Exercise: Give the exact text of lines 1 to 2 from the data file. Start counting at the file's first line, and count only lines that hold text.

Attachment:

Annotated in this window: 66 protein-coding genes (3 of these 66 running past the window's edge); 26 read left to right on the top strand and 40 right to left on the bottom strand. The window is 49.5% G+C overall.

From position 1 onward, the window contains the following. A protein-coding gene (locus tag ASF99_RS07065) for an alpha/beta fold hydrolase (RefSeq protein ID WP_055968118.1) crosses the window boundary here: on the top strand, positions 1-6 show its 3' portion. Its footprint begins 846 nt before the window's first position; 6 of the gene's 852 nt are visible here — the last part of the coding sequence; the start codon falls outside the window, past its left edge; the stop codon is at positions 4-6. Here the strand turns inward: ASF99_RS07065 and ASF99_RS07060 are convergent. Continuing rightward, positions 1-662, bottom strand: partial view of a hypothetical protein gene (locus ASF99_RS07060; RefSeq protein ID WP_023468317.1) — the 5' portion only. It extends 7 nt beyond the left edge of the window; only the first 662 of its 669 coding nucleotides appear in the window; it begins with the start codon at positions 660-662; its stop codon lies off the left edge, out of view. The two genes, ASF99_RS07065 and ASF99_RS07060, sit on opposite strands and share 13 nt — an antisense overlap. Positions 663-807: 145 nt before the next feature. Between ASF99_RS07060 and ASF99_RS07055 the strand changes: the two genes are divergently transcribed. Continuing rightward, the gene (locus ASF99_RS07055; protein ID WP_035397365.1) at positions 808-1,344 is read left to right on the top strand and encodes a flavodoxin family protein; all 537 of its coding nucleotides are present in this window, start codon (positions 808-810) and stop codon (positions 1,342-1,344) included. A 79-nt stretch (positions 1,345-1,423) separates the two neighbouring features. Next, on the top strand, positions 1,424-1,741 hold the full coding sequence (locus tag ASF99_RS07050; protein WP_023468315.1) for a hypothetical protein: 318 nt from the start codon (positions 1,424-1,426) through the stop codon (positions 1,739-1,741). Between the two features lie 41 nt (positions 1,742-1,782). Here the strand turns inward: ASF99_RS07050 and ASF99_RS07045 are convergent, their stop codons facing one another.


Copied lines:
Annotated in this window: 66 protein-coding genes (3 of these 66 running past the window's edge); 26 read left to right on the top strand and 40 right to left on the bottom strand. The window is 49.5% G+C overall.

From position 1 onward, the window contains the following. A protein-coding gene (locus tag ASF99_RS07065) for an alpha/beta fold hydrolase (RefSeq protein ID WP_055968118.1) crosses the window boundary here: on the top strand, positions 1-6 show its 3' portion. Its footprint begins 846 nt before the window's first position; 6 of the gene's 852 nt are visible here — the last part of the coding sequence; the start codon falls outside the window, past its left edge; the stop codon is at positions 4-6. Here the strand turns inward: ASF99_RS07065 and ASF99_RS07060 are convergent. Continuing rightward, positions 1-662, bottom strand: partial view of a hypothetical protein gene (locus ASF99_RS07060; RefSeq protein ID WP_023468317.1) — the 5' portion only. It extends 7 nt beyond the left edge of the window; only the first 662 of its 669 coding nucleotides appear in the window; it begins with the start codon at positions 660-662; its stop codon lies off the left edge, out of view. The two genes, ASF99_RS07065 and ASF99_RS07060, sit on opposite strands and share 13 nt — an antisense overlap. Positions 663-807: 145 nt before the next feature. Between ASF99_RS07060 and ASF99_RS07055 the strand changes: the two genes are divergently transcribed. Continuing rightward, the gene (locus ASF99_RS07055; protein ID WP_035397365.1) at positions 808-1,344 is read left to right on the top strand and encodes a flavodoxin family protein; all 537 of its coding nucleotides are present in this window, start codon (positions 808-810) and stop codon (positions 1,342-1,344) included. A 79-nt stretch (positions 1,345-1,423) separates the two neighbouring features. Next, on the top strand, positions 1,424-1,741 hold the full coding sequence (locus tag ASF99_RS07050; protein WP_023468315.1) for a hypothetical protein: 318 nt from the start codon (positions 1,424-1,426) through the stop codon (positions 1,739-1,741). Between the two features lie 41 nt (positions 1,742-1,782). Here the strand turns inward: ASF99_RS07050 and ASF99_RS07045 are convergent, their stop codons facing one another.